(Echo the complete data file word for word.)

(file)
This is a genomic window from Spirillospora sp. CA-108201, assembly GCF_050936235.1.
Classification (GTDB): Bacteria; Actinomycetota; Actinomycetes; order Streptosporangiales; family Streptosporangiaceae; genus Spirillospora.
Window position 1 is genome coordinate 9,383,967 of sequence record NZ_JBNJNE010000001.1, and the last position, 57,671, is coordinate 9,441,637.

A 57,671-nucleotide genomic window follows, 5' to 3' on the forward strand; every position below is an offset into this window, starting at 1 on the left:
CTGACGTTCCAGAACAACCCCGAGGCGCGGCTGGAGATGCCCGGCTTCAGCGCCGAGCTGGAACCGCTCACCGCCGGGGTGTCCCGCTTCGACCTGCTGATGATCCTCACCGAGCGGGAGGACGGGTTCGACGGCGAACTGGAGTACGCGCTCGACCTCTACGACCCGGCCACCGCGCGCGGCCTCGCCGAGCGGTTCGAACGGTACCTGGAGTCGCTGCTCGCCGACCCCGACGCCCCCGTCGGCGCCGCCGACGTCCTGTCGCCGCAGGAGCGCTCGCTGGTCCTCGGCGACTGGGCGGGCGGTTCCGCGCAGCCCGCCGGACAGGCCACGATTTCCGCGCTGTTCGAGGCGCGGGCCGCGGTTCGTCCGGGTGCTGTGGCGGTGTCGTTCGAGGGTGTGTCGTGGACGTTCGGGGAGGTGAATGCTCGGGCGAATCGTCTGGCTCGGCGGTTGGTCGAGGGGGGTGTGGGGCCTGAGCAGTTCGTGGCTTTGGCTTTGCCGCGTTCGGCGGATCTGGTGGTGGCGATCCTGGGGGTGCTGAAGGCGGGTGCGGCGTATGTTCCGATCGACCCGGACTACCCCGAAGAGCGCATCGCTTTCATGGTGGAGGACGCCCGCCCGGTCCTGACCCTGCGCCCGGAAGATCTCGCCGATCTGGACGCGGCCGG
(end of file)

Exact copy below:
This is a genomic window from Spirillospora sp. CA-108201, assembly GCF_050936235.1.
Classification (GTDB): Bacteria; Actinomycetota; Actinomycetes; order Streptosporangiales; family Streptosporangiaceae; genus Spirillospora.
Window position 1 is genome coordinate 9,383,967 of sequence record NZ_JBNJNE010000001.1, and the last position, 57,671, is coordinate 9,441,637.

A 57,671-nucleotide genomic window follows, 5' to 3' on the forward strand; every position below is an offset into this window, starting at 1 on the left:
CTGACGTTCCAGAACAACCCCGAGGCGCGGCTGGAGATGCCCGGCTTCAGCGCCGAGCTGGAACCGCTCACCGCCGGGGTGTCCCGCTTCGACCTGCTGATGATCCTCACCGAGCGGGAGGACGGGTTCGACGGCGAACTGGAGTACGCGCTCGACCTCTACGACCCGGCCACCGCGCGCGGCCTCGCCGAGCGGTTCGAACGGTACCTGGAGTCGCTGCTCGCCGACCCCGACGCCCCCGTCGGCGCCGCCGACGTCCTGTCGCCGCAGGAGCGCTCGCTGGTCCTCGGCGACTGGGCGGGCGGTTCCGCGCAGCCCGCCGGACAGGCCACGATTTCCGCGCTGTTCGAGGCGCGGGCCGCGGTTCGTCCGGGTGCTGTGGCGGTGTCGTTCGAGGGTGTGTCGTGGACGTTCGGGGAGGTGAATGCTCGGGCGAATCGTCTGGCTCGGCGGTTGGTCGAGGGGGGTGTGGGGCCTGAGCAGTTCGTGGCTTTGGCTTTGCCGCGTTCGGCGGATCTGGTGGTGGCGATCCTGGGGGTGCTGAAGGCGGGTGCGGCGTATGTTCCGATCGACCCGGACTACCCCGAAGAGCGCATCGCTTTCATGGTGGAGGACGCCCGCCCGGTCCTGACCCTGCGCCCGGAAGATCTCGCCGATCTGGACGCGGCCGG